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Topic: Simplest way of timekeeping? (Read 1 time) previous topic - next topic

oddbloke


You don't say what board is being used but most Unos, etc., use a ceramic resonator for the system clock, which will typically have a frequency tolerance on the order of ±0.5%. Changing to a crystal (say, ±20ppm) might be simplest, but if you're not in a position to do that, then I'd try a DS1307 RTC. DS1307 breakout boards can be had for under $10, some will plug directly into the headers on an Arduino Uno.

Lately I've been experimenting with running an ATmega328P on the internal oscillator, and connecting a 32.768kHz crystal which acts as a clock source for Timer/Counter2. A simple RTC can then be implemented in software. Fairly straightforward, keeps decent time.


Thanks for your comment - yes, I should have mentioned that I'm using an Uno.

I think the most straightforward thing to try next will be a 1307.

Cheers!

CrossRoads

Designing & building electrical circuits for over 25 years. Check out the ATMega1284P based Bobuino and other '328P & '1284P creations & offerings at  www.crossroadsfencing.com/BobuinoRev17.
Arduino for Teens available at Amazon.com.

KirAsh4

Or the much cheaper DS1337, which does come in DIP form.  It's I2C though, not SPI.

CrossRoads

DS133 needs a crystal and I2C pullup resistors, which I was suggesting could be avoided.
Designing & building electrical circuits for over 25 years. Check out the ATMega1284P based Bobuino and other '328P & '1284P creations & offerings at  www.crossroadsfencing.com/BobuinoRev17.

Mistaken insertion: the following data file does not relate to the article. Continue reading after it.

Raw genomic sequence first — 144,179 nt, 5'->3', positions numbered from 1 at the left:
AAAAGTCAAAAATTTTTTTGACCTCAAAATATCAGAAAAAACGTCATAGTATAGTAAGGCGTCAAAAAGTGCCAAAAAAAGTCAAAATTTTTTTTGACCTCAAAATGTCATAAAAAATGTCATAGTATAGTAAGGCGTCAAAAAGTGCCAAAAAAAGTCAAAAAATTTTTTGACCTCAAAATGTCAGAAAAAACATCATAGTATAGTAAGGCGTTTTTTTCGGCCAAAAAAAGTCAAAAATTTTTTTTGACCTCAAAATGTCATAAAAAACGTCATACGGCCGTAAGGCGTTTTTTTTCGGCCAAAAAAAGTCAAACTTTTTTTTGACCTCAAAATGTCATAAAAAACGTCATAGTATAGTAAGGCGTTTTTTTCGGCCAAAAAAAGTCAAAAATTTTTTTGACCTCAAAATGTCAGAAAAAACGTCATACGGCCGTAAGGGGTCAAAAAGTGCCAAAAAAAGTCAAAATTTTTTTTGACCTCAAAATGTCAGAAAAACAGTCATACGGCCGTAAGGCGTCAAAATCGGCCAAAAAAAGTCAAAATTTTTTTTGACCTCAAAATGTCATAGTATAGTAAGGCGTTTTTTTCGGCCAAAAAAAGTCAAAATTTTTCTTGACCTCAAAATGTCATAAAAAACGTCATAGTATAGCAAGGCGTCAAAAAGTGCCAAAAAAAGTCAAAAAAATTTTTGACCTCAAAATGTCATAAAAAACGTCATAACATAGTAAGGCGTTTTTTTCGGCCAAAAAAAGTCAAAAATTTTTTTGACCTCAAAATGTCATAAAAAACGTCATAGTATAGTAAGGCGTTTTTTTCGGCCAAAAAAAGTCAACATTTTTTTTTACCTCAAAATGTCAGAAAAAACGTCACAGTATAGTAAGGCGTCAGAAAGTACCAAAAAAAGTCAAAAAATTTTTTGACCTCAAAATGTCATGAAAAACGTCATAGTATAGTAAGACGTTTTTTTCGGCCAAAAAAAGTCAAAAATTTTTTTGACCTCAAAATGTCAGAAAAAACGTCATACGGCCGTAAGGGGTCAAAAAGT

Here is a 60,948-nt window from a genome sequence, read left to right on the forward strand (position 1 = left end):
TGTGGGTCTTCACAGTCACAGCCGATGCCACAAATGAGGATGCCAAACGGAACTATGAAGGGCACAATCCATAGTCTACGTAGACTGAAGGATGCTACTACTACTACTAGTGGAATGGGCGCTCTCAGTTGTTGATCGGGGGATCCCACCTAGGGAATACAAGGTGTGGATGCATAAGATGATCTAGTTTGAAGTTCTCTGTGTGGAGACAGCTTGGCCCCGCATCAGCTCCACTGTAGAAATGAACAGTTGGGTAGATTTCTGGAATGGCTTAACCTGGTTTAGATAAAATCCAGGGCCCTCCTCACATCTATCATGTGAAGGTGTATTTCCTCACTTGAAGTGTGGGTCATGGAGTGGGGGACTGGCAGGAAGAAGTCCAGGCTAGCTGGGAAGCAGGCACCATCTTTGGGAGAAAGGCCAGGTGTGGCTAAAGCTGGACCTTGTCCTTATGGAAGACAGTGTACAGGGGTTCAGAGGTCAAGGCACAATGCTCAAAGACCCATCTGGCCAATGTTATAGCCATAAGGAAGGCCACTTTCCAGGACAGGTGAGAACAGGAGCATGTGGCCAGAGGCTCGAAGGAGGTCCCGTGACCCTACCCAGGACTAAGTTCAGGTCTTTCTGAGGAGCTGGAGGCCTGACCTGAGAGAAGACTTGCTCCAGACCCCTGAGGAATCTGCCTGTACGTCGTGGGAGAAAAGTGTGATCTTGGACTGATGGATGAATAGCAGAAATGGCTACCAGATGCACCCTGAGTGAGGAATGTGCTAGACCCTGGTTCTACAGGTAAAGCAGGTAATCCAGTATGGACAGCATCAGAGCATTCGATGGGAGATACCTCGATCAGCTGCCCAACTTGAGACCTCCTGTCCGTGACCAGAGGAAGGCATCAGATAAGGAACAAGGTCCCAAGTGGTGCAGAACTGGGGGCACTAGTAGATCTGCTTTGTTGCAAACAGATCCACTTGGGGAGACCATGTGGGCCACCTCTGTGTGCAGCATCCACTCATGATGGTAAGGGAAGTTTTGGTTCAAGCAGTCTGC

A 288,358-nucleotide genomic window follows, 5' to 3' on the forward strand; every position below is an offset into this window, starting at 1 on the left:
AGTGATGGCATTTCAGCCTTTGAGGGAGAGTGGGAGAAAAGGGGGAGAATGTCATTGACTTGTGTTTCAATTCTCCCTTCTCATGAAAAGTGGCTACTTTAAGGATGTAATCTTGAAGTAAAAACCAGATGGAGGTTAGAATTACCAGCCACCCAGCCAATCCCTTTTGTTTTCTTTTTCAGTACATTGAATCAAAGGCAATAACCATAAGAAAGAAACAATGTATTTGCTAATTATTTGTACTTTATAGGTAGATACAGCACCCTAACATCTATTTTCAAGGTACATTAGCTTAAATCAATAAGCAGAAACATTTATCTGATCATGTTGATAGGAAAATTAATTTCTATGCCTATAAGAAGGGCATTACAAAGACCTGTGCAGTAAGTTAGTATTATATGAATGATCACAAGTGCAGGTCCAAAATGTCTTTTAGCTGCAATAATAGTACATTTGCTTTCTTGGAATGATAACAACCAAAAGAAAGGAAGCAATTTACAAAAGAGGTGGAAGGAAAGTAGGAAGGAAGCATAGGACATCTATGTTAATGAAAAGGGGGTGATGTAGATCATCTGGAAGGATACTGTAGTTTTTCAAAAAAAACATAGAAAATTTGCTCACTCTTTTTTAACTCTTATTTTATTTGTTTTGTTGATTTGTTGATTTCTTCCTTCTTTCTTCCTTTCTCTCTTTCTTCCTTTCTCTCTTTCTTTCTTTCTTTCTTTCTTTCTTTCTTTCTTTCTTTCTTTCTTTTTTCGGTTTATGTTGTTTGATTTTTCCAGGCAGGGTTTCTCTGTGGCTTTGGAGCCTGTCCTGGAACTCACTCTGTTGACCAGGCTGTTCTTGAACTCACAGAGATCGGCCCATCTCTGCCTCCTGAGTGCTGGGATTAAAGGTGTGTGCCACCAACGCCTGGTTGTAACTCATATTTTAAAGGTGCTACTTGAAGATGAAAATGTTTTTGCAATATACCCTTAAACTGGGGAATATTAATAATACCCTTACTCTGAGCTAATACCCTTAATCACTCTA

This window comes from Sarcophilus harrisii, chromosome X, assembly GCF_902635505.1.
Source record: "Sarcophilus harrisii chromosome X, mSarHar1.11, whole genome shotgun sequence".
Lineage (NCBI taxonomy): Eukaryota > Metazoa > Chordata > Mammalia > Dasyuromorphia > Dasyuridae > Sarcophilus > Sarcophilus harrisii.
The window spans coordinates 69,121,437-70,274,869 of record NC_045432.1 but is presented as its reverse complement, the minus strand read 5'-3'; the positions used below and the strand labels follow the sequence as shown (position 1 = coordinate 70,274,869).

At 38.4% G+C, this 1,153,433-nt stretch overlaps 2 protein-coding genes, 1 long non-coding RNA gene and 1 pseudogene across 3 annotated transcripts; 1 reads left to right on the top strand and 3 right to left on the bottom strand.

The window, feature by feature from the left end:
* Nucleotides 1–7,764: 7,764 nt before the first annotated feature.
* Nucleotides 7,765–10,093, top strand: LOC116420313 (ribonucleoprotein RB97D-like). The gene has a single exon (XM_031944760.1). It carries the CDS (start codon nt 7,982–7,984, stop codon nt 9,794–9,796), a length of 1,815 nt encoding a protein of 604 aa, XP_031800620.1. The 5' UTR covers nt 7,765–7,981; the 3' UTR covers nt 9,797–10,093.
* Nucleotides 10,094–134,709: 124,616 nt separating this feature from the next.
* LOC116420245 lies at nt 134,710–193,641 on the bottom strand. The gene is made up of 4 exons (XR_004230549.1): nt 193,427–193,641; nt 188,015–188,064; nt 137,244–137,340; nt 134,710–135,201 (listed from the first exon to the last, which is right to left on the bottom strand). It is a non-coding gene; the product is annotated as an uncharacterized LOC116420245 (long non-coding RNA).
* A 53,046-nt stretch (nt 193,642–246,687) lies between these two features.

Arduino for Teens available at Amazon.com.

CrossRoads

Could also run a straight sketch.
I ran this one on a Duemilanove against the official US time here for 5 hours and it stayed in sync the whole time.
http://www.time.gov/timezone.cgi?Eastern/d/-5/java

Code: [Select]

unsigned long currentmillis = 0;
unsigned long previousmillis = 0;
unsigned long interval = 10000;

byte ones_seconds = 0;
byte prior_seconds = 0;
byte tens_seconds = 0;
byte ones_minutes = 0;
byte tens_minutes = 0;
byte tenths = 0;
byte hundredths= 0;

void setup()
{
Serial.begin(57600);
}

void loop()

{
  currentmillis = micros(); // read the time.
  while (currentmillis - previousmillis >= interval) // 10 milliseconds have gone by
  {

    hundredths = hundredths +1;
    if (hundredths == 10){
      hundredths = 0;
      tenths = tenths +1;
    }

    if (tenths == 10){
      tenths = 0;
      ones_seconds = ones_seconds +1;
    }

    if (ones_seconds == 10){
      ones_seconds = 0;
      tens_seconds = tens_seconds +1;
    }

    if (tens_seconds == 6){
      tens_seconds = 0;
      ones_minutes = ones_minutes +1;
    }

    if (ones_minutes == 10){
      ones_minutes = 0;
      tens_minutes = tens_minutes +1;
    }

    if (tens_minutes == 6){
      tens_minutes = 0;
    }

    previousmillis = previousmillis + interval; // save the time for the next comparison
  }

  // counters are all updated now,

if (prior_seconds != ones_seconds){

  Serial.print (tens_minutes, DEC);
  Serial.print (" ");
  Serial.print (ones_minutes, DEC);
  Serial.print (" : ");
  Serial.print (tens_seconds, DEC);
  Serial.print (" ");
  Serial.println (ones_seconds, DEC);
prior_seconds = ones_seconds;
}

} // end void loop

Designing & building electrical circuits for over 25 years. Check out the ATMega1284P based Bobuino and other '328P & '1284P creations & offerings at  www.crossroadsfencing.com/BobuinoRev17.
Arduino for Teens available at Amazon.com.

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